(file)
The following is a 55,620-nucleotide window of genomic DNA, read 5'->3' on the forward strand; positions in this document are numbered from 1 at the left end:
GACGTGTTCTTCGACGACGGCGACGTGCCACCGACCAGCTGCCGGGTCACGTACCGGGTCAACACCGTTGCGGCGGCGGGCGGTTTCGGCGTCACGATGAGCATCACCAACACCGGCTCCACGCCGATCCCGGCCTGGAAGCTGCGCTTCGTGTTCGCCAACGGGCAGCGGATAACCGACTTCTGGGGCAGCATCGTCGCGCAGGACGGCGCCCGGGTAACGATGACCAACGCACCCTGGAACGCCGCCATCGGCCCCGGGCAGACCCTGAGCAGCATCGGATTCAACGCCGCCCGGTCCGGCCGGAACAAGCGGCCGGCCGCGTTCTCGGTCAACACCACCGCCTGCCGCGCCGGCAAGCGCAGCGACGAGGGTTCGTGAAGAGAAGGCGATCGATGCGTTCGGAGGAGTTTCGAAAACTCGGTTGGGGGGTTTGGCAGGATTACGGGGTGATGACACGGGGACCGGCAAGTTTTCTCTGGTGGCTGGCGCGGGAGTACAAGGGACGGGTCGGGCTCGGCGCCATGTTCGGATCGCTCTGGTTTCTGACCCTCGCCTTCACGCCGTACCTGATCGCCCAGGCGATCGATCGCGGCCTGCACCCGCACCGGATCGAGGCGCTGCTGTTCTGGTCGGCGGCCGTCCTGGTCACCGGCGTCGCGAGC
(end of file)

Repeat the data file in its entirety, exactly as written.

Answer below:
The following is a 55,620-nucleotide window of genomic DNA, read 5'->3' on the forward strand; positions in this document are numbered from 1 at the left end:
GACGTGTTCTTCGACGACGGCGACGTGCCACCGACCAGCTGCCGGGTCACGTACCGGGTCAACACCGTTGCGGCGGCGGGCGGTTTCGGCGTCACGATGAGCATCACCAACACCGGCTCCACGCCGATCCCGGCCTGGAAGCTGCGCTTCGTGTTCGCCAACGGGCAGCGGATAACCGACTTCTGGGGCAGCATCGTCGCGCAGGACGGCGCCCGGGTAACGATGACCAACGCACCCTGGAACGCCGCCATCGGCCCCGGGCAGACCCTGAGCAGCATCGGATTCAACGCCGCCCGGTCCGGCCGGAACAAGCGGCCGGCCGCGTTCTCGGTCAACACCACCGCCTGCCGCGCCGGCAAGCGCAGCGACGAGGGTTCGTGAAGAGAAGGCGATCGATGCGTTCGGAGGAGTTTCGAAAACTCGGTTGGGGGGTTTGGCAGGATTACGGGGTGATGACACGGGGACCGGCAAGTTTTCTCTGGTGGCTGGCGCGGGAGTACAAGGGACGGGTCGGGCTCGGCGCCATGTTCGGATCGCTCTGGTTTCTGACCCTCGCCTTCACGCCGTACCTGATCGCCCAGGCGATCGATCGCGGCCTGCACCCGCACCGGATCGAGGCGCTGCTGTTCTGGTCGGCGGCCGTCCTGGTCACCGGCGTCGCGAGC